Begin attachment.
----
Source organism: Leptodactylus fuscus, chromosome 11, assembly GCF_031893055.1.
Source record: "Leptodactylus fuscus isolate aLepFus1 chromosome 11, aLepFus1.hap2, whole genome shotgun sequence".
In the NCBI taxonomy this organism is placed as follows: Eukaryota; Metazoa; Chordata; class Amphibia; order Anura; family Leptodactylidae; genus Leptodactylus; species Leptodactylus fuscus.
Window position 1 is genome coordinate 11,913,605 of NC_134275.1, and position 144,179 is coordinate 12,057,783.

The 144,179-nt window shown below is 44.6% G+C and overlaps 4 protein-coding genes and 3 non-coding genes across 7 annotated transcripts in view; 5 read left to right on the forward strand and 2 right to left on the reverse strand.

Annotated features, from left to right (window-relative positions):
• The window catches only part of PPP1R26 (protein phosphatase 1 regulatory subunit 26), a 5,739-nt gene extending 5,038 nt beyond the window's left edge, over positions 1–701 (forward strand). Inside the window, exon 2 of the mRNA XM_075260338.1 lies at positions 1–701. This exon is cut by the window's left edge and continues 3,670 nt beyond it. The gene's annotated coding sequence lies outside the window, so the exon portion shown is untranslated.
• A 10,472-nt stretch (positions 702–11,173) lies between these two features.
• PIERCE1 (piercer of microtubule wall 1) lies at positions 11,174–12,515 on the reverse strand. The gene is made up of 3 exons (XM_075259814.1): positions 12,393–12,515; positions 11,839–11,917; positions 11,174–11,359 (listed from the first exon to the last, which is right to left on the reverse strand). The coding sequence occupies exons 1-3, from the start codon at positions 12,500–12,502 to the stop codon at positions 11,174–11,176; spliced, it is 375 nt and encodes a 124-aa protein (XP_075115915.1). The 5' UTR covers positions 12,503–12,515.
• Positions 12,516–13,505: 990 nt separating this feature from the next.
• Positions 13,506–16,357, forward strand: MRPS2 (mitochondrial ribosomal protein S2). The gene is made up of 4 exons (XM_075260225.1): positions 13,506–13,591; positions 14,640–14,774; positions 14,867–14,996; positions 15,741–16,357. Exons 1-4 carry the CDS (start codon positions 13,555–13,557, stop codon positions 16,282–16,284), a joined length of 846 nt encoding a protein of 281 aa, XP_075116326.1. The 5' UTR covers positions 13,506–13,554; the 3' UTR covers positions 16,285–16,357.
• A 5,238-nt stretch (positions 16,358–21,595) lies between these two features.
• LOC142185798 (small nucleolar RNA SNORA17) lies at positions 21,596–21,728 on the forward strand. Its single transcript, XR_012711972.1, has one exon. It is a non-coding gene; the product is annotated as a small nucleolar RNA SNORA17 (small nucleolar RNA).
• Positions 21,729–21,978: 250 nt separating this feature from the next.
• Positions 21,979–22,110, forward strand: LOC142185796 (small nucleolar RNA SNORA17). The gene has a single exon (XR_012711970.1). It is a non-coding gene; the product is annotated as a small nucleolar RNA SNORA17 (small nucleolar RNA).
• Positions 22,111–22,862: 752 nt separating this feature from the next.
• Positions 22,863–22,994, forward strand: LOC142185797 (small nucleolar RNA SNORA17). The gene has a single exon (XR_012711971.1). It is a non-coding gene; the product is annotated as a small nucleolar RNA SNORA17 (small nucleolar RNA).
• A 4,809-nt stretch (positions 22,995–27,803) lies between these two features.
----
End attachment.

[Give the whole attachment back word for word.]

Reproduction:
Source organism: Leptodactylus fuscus, chromosome 11, assembly GCF_031893055.1.
Source record: "Leptodactylus fuscus isolate aLepFus1 chromosome 11, aLepFus1.hap2, whole genome shotgun sequence".
In the NCBI taxonomy this organism is placed as follows: Eukaryota; Metazoa; Chordata; class Amphibia; order Anura; family Leptodactylidae; genus Leptodactylus; species Leptodactylus fuscus.
Window position 1 is genome coordinate 11,913,605 of NC_134275.1, and position 144,179 is coordinate 12,057,783.

The 144,179-nt window shown below is 44.6% G+C and overlaps 4 protein-coding genes and 3 non-coding genes across 7 annotated transcripts in view; 5 read left to right on the forward strand and 2 right to left on the reverse strand.

Annotated features, from left to right (window-relative positions):
• The window catches only part of PPP1R26 (protein phosphatase 1 regulatory subunit 26), a 5,739-nt gene extending 5,038 nt beyond the window's left edge, over positions 1–701 (forward strand). Inside the window, exon 2 of the mRNA XM_075260338.1 lies at positions 1–701. This exon is cut by the window's left edge and continues 3,670 nt beyond it. The gene's annotated coding sequence lies outside the window, so the exon portion shown is untranslated.
• A 10,472-nt stretch (positions 702–11,173) lies between these two features.
• PIERCE1 (piercer of microtubule wall 1) lies at positions 11,174–12,515 on the reverse strand. The gene is made up of 3 exons (XM_075259814.1): positions 12,393–12,515; positions 11,839–11,917; positions 11,174–11,359 (listed from the first exon to the last, which is right to left on the reverse strand). The coding sequence occupies exons 1-3, from the start codon at positions 12,500–12,502 to the stop codon at positions 11,174–11,176; spliced, it is 375 nt and encodes a 124-aa protein (XP_075115915.1). The 5' UTR covers positions 12,503–12,515.
• Positions 12,516–13,505: 990 nt separating this feature from the next.
• Positions 13,506–16,357, forward strand: MRPS2 (mitochondrial ribosomal protein S2). The gene is made up of 4 exons (XM_075260225.1): positions 13,506–13,591; positions 14,640–14,774; positions 14,867–14,996; positions 15,741–16,357. Exons 1-4 carry the CDS (start codon positions 13,555–13,557, stop codon positions 16,282–16,284), a joined length of 846 nt encoding a protein of 281 aa, XP_075116326.1. The 5' UTR covers positions 13,506–13,554; the 3' UTR covers positions 16,285–16,357.
• A 5,238-nt stretch (positions 16,358–21,595) lies between these two features.
• LOC142185798 (small nucleolar RNA SNORA17) lies at positions 21,596–21,728 on the forward strand. Its single transcript, XR_012711972.1, has one exon. It is a non-coding gene; the product is annotated as a small nucleolar RNA SNORA17 (small nucleolar RNA).
• Positions 21,729–21,978: 250 nt separating this feature from the next.
• Positions 21,979–22,110, forward strand: LOC142185796 (small nucleolar RNA SNORA17). The gene has a single exon (XR_012711970.1). It is a non-coding gene; the product is annotated as a small nucleolar RNA SNORA17 (small nucleolar RNA).
• Positions 22,111–22,862: 752 nt separating this feature from the next.
• Positions 22,863–22,994, forward strand: LOC142185797 (small nucleolar RNA SNORA17). The gene has a single exon (XR_012711971.1). It is a non-coding gene; the product is annotated as a small nucleolar RNA SNORA17 (small nucleolar RNA).
• A 4,809-nt stretch (positions 22,995–27,803) lies between these two features.